You must identify and “mingle” with the people who are your end customers. Don’t fire your efforts out all over the board, aim for the center of your audience, the “X-Ring”.

<p >For example, if you are a life-insurance salesman by day, and an author of fine horror novels at night, would you purchase a booth to pitch your book at a life-insurance conference? Sure, there are a few life-insurance salesmen that might love horror, but for the rest of the attendees, you are wasting your time and theirs.

Your online presence is no different. If you want to appeal to fans of the horror genre, then becoming an online rock-star on the life-insurance agent forum won’t return well on your time investment.

Authors also make this mistake by trying to appeal to other authors and publishing industry people as well. Certainly, other authors are readers. However, Horror Author, do you want to impress 5,000 other authors with your witty and charming style, or 5,000 horror fans? Which audience is more likely to buy 5,000 copies of your horror book?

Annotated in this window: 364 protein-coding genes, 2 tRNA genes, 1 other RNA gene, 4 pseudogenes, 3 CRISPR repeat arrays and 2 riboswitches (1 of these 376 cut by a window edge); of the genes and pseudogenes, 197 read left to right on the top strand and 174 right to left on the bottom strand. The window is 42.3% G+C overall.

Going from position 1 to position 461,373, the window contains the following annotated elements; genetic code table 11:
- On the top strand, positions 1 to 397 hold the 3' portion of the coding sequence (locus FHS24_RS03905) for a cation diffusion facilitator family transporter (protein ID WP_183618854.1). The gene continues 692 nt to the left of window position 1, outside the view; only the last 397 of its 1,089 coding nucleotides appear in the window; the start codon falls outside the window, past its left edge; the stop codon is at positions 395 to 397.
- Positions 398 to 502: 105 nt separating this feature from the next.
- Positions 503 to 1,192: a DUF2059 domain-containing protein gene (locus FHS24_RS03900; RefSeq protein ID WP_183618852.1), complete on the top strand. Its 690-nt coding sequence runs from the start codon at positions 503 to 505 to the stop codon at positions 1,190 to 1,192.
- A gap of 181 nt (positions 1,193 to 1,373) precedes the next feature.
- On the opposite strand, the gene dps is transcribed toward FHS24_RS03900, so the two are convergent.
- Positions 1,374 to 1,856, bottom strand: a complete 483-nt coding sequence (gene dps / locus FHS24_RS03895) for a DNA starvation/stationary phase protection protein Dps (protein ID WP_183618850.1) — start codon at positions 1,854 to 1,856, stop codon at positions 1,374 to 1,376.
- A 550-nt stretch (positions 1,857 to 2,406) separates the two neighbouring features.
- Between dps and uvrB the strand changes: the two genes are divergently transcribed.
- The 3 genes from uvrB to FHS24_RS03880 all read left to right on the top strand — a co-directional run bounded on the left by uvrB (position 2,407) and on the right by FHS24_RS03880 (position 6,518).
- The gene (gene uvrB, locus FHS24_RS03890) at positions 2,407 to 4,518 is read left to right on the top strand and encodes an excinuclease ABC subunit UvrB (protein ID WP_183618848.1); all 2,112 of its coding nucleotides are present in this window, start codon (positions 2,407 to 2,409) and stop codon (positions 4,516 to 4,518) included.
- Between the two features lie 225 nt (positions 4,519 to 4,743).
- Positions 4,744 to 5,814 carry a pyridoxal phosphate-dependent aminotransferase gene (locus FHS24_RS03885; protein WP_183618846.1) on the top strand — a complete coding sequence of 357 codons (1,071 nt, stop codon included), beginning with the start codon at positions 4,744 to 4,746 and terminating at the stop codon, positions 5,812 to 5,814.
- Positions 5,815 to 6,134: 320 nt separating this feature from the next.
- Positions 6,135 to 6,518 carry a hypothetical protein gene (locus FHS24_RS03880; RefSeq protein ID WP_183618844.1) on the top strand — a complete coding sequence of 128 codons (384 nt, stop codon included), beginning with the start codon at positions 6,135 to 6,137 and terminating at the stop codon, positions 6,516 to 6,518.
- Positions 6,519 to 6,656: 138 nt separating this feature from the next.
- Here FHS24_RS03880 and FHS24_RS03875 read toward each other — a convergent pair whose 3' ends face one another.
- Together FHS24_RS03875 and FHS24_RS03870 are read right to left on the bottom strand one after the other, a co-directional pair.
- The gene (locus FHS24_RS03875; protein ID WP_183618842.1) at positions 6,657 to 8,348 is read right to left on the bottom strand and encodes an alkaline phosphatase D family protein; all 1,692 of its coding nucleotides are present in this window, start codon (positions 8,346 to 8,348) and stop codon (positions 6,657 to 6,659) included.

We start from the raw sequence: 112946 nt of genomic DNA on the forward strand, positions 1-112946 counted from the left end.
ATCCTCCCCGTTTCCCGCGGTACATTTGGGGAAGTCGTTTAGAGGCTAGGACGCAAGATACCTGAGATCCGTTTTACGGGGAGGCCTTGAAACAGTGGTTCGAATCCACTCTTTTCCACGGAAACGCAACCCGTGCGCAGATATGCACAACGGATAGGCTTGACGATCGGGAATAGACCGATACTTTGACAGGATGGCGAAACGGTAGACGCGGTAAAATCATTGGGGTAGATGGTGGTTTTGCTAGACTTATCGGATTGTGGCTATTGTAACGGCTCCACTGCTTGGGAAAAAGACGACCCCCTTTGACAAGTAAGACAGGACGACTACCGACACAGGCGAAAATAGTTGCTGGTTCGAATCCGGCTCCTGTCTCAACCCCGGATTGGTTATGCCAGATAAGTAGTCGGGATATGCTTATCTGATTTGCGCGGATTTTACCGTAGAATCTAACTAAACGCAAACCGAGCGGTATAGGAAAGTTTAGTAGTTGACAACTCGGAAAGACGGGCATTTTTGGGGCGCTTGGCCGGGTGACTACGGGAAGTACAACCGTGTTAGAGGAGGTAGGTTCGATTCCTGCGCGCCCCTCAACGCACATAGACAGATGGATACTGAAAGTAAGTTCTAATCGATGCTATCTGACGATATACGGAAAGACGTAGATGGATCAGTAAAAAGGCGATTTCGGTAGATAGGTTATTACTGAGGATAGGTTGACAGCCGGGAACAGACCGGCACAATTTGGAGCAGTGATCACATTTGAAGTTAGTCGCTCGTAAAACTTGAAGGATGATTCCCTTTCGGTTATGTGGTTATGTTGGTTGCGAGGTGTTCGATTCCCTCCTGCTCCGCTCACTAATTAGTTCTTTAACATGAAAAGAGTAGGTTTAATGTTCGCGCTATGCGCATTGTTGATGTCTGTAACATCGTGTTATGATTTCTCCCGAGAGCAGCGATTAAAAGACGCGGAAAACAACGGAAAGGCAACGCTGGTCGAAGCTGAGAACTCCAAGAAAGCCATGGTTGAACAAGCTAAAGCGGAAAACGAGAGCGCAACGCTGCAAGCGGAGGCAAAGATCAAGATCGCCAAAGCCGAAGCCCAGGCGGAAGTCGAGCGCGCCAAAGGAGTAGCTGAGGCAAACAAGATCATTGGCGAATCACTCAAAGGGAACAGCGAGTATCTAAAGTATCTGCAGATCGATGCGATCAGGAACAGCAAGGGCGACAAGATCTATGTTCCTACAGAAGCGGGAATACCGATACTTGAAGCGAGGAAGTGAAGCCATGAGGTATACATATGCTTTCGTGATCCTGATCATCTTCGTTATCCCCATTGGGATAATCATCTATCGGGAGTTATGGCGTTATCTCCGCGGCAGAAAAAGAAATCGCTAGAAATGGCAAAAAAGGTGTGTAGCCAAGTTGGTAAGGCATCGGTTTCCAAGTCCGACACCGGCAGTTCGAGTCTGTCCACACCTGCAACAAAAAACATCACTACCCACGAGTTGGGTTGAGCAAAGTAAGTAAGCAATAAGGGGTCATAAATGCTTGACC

The same should be said of the posts, tweets, and content you create.

Be an expert in your niche or genre and communicate ideas that are relevant. That doesn’t mean that every post has to be a dissertation on the psychology of Mary Shelley.

However, a short post on how you re-read Frankenstein and enjoyed the Victorian era take on the occult and horror IS interesting to others. Heck, you could probably post an insightful series on the subject!

Be smart, be funny, be interesting, but for the love of God, don’t be a spammer! In the end, you may wind up with a whole lot of likeminded new friends as a bonus.

The Best Time to Start